Jack Zaleski, Published June 14 2009
Zaleski: Dial down noise in restaurantsMy wife and I and another couple go out for dinner at a Fargo or Moorhead restaurant at least once a week. The choices are many – from high-end places to mid-range family restaurants to bargain cafes, diners and buffets. We generally like the mid-range options – either a chain outfit or a locally owned place. Food is good, priced fairly and service is usually outstanding.
But then there is the noise.
At first we thought it was just us aging baby boomers getting cranky about the cacophony and the selection of background music. I mean, gosh, some places have the acoustics of an empty grain bin. The music that assaults our dinner space is first, too loud, and second, likely chosen by the youngish wait staff for their edification, not for the auditory comfort of families with kids, older adults and baby boomers like my group.
I chalked up our irritation to generational disconnect. Our dining party started to favor restaurants where noise and music were not shattering the water glasses. There are lots of choices in town.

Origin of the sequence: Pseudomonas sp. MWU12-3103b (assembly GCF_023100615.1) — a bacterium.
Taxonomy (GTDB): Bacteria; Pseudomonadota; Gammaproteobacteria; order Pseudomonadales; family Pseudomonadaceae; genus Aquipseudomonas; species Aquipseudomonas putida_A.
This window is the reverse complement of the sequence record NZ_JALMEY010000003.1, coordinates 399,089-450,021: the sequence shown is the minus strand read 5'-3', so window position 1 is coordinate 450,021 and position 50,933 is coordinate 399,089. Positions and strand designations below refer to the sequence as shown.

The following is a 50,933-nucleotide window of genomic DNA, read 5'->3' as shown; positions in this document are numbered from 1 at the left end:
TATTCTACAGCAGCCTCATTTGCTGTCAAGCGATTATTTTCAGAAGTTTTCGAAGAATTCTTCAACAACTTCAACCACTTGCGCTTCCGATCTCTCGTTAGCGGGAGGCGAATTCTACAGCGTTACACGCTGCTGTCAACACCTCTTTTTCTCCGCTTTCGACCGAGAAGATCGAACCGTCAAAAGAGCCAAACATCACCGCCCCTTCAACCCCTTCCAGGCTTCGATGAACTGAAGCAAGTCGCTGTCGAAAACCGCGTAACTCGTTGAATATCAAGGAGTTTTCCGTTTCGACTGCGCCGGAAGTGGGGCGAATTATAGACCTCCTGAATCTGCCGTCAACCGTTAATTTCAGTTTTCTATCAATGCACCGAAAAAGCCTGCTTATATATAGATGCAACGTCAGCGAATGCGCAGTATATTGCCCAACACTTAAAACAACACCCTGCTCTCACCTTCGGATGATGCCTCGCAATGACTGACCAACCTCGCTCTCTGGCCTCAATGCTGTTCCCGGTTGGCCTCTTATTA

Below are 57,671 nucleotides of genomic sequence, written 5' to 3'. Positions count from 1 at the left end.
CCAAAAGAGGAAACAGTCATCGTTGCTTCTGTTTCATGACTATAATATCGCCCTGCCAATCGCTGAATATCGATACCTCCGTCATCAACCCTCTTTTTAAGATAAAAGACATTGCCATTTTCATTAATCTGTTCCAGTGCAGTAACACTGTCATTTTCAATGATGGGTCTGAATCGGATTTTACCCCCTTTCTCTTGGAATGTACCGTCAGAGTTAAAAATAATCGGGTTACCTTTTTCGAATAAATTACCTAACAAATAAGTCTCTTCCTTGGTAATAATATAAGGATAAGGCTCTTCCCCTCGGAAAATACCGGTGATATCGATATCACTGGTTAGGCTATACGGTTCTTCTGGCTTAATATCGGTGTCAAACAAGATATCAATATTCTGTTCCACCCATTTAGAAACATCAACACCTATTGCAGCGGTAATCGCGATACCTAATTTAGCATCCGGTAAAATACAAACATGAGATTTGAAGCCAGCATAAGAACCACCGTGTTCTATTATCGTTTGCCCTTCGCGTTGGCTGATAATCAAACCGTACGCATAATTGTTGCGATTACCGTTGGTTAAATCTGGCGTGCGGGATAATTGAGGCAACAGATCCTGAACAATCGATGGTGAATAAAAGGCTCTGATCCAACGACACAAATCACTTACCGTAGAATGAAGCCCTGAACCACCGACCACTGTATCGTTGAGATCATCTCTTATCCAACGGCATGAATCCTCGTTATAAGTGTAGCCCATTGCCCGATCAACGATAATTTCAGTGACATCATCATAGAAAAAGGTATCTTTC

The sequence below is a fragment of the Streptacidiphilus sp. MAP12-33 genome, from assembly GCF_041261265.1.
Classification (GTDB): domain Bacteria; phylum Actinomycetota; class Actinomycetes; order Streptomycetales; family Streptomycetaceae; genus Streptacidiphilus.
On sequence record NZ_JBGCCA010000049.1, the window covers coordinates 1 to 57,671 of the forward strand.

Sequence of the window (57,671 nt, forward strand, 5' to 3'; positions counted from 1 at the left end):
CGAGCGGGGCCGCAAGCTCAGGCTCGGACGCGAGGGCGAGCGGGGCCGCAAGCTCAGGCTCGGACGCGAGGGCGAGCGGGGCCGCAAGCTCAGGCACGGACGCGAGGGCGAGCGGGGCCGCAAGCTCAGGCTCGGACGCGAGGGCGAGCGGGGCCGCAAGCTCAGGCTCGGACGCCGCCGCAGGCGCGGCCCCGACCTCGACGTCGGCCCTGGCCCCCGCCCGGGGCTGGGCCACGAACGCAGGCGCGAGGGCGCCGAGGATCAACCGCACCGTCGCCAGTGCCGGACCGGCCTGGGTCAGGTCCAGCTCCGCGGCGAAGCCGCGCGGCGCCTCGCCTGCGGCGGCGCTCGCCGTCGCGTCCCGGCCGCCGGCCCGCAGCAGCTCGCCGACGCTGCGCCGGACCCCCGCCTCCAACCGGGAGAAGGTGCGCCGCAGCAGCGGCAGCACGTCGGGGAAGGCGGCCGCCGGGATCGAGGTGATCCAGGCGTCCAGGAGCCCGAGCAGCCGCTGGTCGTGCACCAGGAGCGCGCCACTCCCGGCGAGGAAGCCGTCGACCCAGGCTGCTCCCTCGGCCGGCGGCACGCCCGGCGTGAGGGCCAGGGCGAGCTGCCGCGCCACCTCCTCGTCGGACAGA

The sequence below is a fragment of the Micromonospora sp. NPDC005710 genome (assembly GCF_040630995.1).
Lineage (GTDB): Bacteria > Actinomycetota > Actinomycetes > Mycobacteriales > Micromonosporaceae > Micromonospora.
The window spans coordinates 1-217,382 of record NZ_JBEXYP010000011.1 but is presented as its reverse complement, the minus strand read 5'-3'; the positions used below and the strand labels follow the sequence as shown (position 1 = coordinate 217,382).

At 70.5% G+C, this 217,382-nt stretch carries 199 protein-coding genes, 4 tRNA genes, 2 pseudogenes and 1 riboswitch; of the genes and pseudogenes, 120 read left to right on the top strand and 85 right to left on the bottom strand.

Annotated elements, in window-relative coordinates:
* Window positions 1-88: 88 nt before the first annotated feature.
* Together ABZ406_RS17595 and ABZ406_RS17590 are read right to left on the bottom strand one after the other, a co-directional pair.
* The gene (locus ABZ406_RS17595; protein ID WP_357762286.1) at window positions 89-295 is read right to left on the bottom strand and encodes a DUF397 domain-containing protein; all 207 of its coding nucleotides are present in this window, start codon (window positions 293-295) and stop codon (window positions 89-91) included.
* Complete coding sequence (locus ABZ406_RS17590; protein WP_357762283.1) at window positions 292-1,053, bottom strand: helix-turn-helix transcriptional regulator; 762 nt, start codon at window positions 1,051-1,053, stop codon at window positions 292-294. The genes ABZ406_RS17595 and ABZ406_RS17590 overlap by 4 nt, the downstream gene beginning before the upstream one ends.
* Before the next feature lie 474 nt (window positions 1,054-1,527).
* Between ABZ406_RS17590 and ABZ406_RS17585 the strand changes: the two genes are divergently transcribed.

But then came a happy revelation. It’s not just us. A survey in the July issue of Consumer Reports magazine found that the single biggest complaint from customers about restaurants is – you guessed it – noise. The noise category included loud customers and crowded tables, but I’m convinced obnoxious music and the acoustical bell-chamber character of the places factored in.
The magazine visited 17 chain restaurants. Fargo has five franchises on the list: Buffalo Wild Wings Grill & Bar; Hooters; Outback Steakhouse (since closed); Texas Roadhouse; T.G.I. Fridays. With the exception of Wild Wings, we’ve dined at all of them frequently. Of all complaints measured by the magazine, noise was the most cited, ranging from 32 percent (Outback) to 53 percent (Texas Roadhouse).
The magazine listed only those chain restaurants with more complaints in all categories than average. The categories were noise, poor service, dirt and grime and food preparation.
I can’t complain about the food and service in the Fargo units of the chains. Both are reliably good. But my little dining-out group (and many others we know) concurs with the noise level: reliably infuriating. We shouldn’t have to shout across the booth to carry on conversations. And with every other patron having to raise their voices to communicate, the racket cranks up, up, up.
So, next time an over-the-top bubbly waitperson says, “Hi, I’m Heidi and I’m here to take care of you tonight,” you could respond, “Hey Heidi, if you really want to help, get ’em to dial down the noise.” Speaking from experience, good luck with that ...
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